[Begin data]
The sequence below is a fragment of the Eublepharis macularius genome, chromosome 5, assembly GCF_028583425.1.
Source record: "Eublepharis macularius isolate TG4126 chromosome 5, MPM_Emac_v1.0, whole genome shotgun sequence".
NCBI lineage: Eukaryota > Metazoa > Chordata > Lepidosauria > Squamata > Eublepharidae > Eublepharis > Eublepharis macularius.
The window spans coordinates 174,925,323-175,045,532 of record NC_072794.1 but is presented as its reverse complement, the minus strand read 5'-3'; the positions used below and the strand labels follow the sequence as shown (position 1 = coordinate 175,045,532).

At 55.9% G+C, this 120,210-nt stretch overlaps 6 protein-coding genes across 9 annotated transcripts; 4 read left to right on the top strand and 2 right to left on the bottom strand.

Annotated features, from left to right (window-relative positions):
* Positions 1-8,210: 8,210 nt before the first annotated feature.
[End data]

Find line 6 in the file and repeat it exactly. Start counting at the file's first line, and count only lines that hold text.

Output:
Annotated features, from left to right (window-relative positions):